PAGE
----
b. Because we are called to carry on an impossible work

Another reason we need the power of the Holy Spirit is because Jesus has called us to carry on an impossible work. When Peter preached Christ to thousands of people and their hearts were pierced and 3000 got saved – it wasn’t Peter’s eloquence that saved them. Many of these people were the same people mocking Jesus just weeks earlier. It was the power of the Holy Spirit.

First responders to an accident often use a device called the Jaws of Life to rescue people out of cars or collapsed buildings. One jol unit has the spreading power of 50,500 psi and the cutting force of 120,000 psi, making it possible to extricate someone for a crushed car or building much faster than they ever could using their own power.

The Bible tells us that man’s problem isn’t that we are simply mis-informed, but that we are ensnared by sin and that our hearts are closed to God. Jesus came to rescue the lost from the grip of sin, and when we preach the gospel our mission is to rescue others who are entrapped by sin get set free, but no one can ever be set free from the chains of pride, selfishness, anger, or any other sin by words or programs alone. Only the gospel empowered by the Holy Spirit can spread the bars of sin, break the chains of sin, and release the grip of sin on a sinner’s soul.

When Peter preached to thousands of people on the day of Pentecost, it says that 3000 were saved that day. That wasn't because of Peter's eloquence or delivery. It was because the Holy SPirit took his words and opened hearts - pierced hearts - with them. And the chains of sin and closed hearts were overcome by the power of the Holy Spirit.

So maybe we’re convinced that we need the power of the Holy Spirit to be and to make disciples. How do we get that power?

2. How do we grow in that power?

Actually I’m going to reword that and ask, how do we grow in that power, for if you are a Christian then God has given you His Holy Spirit and your need is to grow in the power of the Spirit in your life. Share briefly two thoughts:

a. Don’t focus on power, recognize your weakness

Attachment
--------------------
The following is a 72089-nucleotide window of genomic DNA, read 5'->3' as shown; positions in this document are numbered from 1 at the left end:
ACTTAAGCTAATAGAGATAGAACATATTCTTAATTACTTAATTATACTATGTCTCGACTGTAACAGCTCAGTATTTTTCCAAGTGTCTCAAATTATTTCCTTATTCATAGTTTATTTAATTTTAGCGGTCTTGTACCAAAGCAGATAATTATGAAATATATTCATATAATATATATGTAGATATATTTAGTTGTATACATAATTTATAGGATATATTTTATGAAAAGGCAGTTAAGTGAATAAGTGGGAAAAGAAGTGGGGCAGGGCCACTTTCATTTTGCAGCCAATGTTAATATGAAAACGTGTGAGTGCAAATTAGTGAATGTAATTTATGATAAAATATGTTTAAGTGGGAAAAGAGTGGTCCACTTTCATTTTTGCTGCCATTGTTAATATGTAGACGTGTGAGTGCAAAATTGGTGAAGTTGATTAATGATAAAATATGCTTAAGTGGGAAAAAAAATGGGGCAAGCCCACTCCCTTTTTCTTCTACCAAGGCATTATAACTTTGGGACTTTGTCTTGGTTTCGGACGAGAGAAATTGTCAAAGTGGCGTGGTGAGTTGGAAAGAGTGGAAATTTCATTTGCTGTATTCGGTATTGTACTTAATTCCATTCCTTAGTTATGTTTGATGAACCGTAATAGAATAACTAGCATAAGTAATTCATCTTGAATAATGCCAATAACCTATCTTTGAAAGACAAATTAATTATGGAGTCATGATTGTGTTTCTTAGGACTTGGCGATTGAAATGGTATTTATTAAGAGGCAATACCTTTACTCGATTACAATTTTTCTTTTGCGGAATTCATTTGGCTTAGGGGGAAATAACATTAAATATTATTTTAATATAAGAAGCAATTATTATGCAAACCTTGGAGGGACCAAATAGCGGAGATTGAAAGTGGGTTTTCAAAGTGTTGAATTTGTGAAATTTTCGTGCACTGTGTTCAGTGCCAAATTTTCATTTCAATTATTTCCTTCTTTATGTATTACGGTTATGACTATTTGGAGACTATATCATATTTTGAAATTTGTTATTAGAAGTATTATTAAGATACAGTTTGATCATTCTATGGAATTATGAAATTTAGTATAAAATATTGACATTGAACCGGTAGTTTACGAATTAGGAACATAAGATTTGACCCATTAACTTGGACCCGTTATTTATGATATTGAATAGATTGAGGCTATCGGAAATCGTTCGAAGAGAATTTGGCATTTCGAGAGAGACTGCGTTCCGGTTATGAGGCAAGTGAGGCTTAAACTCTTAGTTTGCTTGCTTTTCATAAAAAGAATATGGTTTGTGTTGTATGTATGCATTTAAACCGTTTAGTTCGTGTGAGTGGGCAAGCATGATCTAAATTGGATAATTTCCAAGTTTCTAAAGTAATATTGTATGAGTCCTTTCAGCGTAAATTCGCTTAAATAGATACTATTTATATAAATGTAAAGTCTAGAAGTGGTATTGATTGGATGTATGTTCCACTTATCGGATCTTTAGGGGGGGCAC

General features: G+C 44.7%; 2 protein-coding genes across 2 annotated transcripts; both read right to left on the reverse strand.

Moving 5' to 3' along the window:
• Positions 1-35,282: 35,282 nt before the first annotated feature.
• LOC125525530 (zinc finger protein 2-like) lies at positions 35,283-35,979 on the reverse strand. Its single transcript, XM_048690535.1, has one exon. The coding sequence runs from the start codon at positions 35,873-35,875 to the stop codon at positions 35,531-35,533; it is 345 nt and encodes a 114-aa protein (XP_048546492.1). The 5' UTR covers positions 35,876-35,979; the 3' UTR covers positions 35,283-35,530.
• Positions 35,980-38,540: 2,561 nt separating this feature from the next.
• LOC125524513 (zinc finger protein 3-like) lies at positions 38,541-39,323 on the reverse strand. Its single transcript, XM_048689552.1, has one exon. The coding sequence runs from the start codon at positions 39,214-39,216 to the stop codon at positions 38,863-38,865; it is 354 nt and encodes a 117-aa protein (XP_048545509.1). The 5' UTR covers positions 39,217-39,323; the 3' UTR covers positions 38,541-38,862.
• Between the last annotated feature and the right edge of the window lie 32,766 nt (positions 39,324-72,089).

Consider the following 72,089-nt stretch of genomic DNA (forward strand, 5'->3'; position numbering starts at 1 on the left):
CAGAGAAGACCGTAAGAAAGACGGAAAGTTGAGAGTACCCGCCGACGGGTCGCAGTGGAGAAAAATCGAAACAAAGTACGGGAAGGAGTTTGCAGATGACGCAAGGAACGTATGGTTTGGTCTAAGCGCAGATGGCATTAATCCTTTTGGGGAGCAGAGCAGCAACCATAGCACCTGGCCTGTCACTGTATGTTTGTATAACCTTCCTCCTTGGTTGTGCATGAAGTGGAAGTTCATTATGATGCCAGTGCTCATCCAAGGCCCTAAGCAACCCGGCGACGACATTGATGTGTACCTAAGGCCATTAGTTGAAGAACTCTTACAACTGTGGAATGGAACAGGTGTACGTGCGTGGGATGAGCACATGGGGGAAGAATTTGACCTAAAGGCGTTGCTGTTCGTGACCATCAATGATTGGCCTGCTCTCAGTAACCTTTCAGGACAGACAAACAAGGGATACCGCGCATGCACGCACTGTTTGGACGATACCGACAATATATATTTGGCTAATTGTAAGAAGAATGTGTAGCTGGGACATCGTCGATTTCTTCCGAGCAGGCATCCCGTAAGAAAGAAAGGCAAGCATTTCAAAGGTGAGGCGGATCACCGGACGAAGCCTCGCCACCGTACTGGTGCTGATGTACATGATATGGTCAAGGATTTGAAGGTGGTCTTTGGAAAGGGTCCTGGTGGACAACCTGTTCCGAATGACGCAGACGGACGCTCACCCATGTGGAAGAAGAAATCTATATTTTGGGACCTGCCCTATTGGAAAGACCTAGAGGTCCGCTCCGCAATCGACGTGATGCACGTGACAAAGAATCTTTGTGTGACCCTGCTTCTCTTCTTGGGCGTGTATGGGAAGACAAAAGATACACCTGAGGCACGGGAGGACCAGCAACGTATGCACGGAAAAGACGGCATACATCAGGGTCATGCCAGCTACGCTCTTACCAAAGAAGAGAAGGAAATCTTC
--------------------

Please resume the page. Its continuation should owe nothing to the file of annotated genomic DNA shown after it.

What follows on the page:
Earlier I alluded to the stereotype of the televangelist with bad hair waving his mic around or blowing on people and their falling down by the dozens. It’s not for me to question the sincerity of such men, but the whole picture does a disservice to the genuine work of Christ and here’s one big reason why I say that: it turns spiritual power into something that you need to be a superstar to have. A stage, soft music, a pumped up crowd, and one man – one man who has this tremendous power he can aim at people and they are overcome by the power. He might give glory to God, but it’s him walking around commanding the stage.

Most of us don’t have stages or bands softly playing or bad hair or thousands of people flocking to hear us. Just ordinary people with ordinary lives that really aren’t impressive in any way. But Paul writes that God’s power is made perfect in our weakness. God isn’t looking for grandstanders He can use, He’s looking for weak people who know we need His power and move aside so He can use us.

The primary stage for this kind of power is a stage that the televangelist sadly has very little power in - the stage of ordinary life – the place where your quiet witness and imperfect life witness of the grace of God to those who need to know Him themselves.

The power of the Holy Spirit in us isn’t looking to make superstars out of us – rather, humble servants of Christ. The less we are aware of power and the more we are aware of our weakness, the better. Don’t think that you will always even be aware of the power of God working through you. I have often heard of people who felt they flopped in something, only to find out later that God used it tremendously in the life of someone else. And when we are impressed with our gifts and ministry for God, we are probably close to a humbling from God.

b. Pray for the power, but don’t wait for the power

Jesus told his disciples to wait until power came upon them, so why am I saying not to wait for the power? Because the waiting was for the day of Pentecost – the day when the Spirit would be poured out upon His people. After that day, you never see anyone waiting for the power of the Spirit to be poured out again. What you do see are believers asking in prayer for God to stretch forth His hand and pour out His Spirit.

So don’t wait, pray and serve. Pray for God to fill us with His power, pray fervently. I feel my need for His power – I hope you do. But don’t wait for some feeling before you start serving. Launch out in ministry – serve Jesus – work - and give God something to empower.


I pray that our longing here is for spiritual renewal and revival – the renewal and revival that can only come by the power of the Spirit poured out on His church. But our vision here at Grace Community will never be one superstar dispensing the power while the crowd watches. I don’t think that’s a biblical vision or captures what we see in Acts. Our vision is a church full of ordinary people who pray for God to move in power. A church full of ordinary people who want to serve God with their gifts. A church full of ordinary people who have the courage and holy ambition to believe that God wants to do extraordinary things through us.

A church full of ordinary disciples.